Developing shipbuilding countries hoping to be “the next Korea,” or “the next China,” might consider the woes of troubled Vietnamese shipbuilder Vinashin — and their impact on the rest of the Vietnamese economy.
On November 19 Vinashin announced that it may delay the first $60 million principal repayment on a $600 million unsecured loan arranged by Credit Suisse in 2007.
Moody’s Weekly Credit Outlook said today that “this is a credit negative for Vietnamese banks with significant exposures to Vinashin’s debt.”
“Because the debt-ridden conglomerate is 100 percent state owned,” writes Karolyn Seet, Assistant Vice President – Analyst, “the market views its debt as backed by an implicit government guarantee. However, a delay in Vinashin’s debt repayment will raise questions about the extent of government support to Vinashin, other SOEs (State Owned Enterprises), and Vietnamese banks.”
“If there are long-term delays in debt repayment and a lack of government support, banks will be forced to restructure their loans to Vinashin, or eventually write off their exposures to the group, potentially eroding their capital.”
The Moody’s analyst notes that Vinashin had VND87 trillion ($4.4 billion) debt outstanding at the end of June 2010, and accounted for 4.5 percent of the country’s gross domestic product in 2009. In the past several years, the company incurred huge losses with massive and ineffective investments. The seriousness of the matter compelled the government to intervene. In October, the prime minister replaced the head of the Vinashin group, who had been suspended in July and later arrested because of the group’s debts. Since then, other senior managers were also told to step aside to allow a probe of the company’s operations. The government was driven to publicly announce a vast restructuring of the group. Most recently, KPMG, the group’s auditor, is in the process of being appointed as a restructuring advisor to the company.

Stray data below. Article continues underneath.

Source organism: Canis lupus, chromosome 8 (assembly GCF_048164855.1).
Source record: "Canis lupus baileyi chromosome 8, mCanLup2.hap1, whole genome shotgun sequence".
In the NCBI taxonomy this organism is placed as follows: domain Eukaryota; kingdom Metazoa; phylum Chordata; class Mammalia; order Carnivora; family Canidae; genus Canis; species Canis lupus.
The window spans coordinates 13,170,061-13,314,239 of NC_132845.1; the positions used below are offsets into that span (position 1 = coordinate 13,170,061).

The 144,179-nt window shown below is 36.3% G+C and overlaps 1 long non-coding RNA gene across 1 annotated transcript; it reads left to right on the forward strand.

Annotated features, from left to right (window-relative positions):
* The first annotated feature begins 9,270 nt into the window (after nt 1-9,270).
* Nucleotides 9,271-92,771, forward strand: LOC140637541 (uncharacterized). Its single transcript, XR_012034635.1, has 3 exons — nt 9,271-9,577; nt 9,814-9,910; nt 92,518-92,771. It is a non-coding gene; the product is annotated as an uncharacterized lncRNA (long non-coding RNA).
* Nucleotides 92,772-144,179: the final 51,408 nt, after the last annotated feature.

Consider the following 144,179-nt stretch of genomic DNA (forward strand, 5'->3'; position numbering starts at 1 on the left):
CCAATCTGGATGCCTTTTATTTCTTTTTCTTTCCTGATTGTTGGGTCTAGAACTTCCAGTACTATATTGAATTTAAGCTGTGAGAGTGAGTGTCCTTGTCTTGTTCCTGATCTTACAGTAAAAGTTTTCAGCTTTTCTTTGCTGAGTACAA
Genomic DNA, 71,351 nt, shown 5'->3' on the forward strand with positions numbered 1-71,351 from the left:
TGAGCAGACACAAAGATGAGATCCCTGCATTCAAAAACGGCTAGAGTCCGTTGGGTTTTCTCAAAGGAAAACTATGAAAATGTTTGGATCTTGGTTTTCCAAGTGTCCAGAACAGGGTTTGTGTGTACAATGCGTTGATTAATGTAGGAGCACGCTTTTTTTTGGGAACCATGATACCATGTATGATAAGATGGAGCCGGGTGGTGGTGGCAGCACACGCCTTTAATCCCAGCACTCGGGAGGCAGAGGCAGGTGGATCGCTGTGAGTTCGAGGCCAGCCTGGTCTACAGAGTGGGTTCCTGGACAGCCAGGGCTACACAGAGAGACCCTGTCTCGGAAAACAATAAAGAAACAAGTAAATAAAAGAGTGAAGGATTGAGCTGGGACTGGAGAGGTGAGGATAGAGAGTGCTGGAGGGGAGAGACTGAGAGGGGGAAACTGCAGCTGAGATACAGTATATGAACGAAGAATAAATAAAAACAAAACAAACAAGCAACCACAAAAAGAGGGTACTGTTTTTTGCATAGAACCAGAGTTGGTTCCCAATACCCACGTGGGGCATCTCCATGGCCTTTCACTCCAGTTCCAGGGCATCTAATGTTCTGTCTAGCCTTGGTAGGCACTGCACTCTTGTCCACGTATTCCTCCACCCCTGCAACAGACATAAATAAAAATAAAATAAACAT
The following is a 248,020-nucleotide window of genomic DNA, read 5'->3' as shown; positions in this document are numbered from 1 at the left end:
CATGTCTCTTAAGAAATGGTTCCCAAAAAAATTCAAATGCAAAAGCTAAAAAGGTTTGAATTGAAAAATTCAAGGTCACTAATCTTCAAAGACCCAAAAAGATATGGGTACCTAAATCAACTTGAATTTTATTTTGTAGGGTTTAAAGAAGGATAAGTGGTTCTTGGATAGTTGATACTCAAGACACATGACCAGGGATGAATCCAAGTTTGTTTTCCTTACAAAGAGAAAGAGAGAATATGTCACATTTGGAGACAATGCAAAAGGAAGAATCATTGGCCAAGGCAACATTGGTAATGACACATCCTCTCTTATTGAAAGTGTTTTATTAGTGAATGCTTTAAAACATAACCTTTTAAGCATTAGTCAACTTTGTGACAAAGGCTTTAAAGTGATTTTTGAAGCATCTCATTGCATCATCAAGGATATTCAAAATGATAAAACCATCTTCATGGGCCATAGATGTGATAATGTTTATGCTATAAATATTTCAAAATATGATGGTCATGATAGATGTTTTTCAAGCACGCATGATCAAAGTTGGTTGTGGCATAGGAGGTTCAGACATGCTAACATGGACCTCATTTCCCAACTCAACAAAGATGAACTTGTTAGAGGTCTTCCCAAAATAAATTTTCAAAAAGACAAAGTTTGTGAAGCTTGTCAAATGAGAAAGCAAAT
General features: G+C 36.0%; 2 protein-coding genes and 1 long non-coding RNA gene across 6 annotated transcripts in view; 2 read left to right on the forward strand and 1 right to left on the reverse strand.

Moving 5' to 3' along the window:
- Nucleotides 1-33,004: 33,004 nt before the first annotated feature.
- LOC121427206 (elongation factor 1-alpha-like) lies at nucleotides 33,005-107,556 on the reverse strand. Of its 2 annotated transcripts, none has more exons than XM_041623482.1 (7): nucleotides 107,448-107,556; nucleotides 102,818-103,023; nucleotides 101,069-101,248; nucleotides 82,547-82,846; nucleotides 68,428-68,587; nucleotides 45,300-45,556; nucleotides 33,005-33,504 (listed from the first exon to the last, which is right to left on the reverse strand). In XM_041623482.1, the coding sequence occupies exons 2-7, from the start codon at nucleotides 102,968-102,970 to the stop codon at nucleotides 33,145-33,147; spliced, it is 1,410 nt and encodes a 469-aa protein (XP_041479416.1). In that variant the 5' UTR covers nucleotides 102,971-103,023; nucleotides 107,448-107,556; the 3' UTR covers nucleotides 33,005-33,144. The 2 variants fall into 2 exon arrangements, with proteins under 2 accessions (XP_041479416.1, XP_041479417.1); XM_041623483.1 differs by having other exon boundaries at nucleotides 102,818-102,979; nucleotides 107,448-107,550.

The newly reorganized shipbuilder now only focuses on shipbuilding and repair, supporting industry development and training, and shipbuilding human resources.Its prior interests in ports, real estate, and other non-core business sectors have been transferred to PetroVietnam and Vinalines, two major SOEs that Moody’s says are not viewed as being in financial difficulty.
“Vietnam’s economy is still dominated by SOEs, especially in the industrial and banking sectors,” writes Ms. Seet. “According to government data, SOEs contribute 40% to Vietnam’s GDP, but only 44% of them are financially healthy. We estimate the banking sector to have between 25%-40% of loan exposure to the SOE sector, with joint-stock banks being exposed to a lesser extent. On a broader note, we believe the Vinashin episode shows that timely government support to both the corporate as well as banking sectors cannot be reliably assumed. More importantly, the episode raises further questions about the risk of further credit losses in loans to Vietnam’s SOE sector.”
November 29, 2010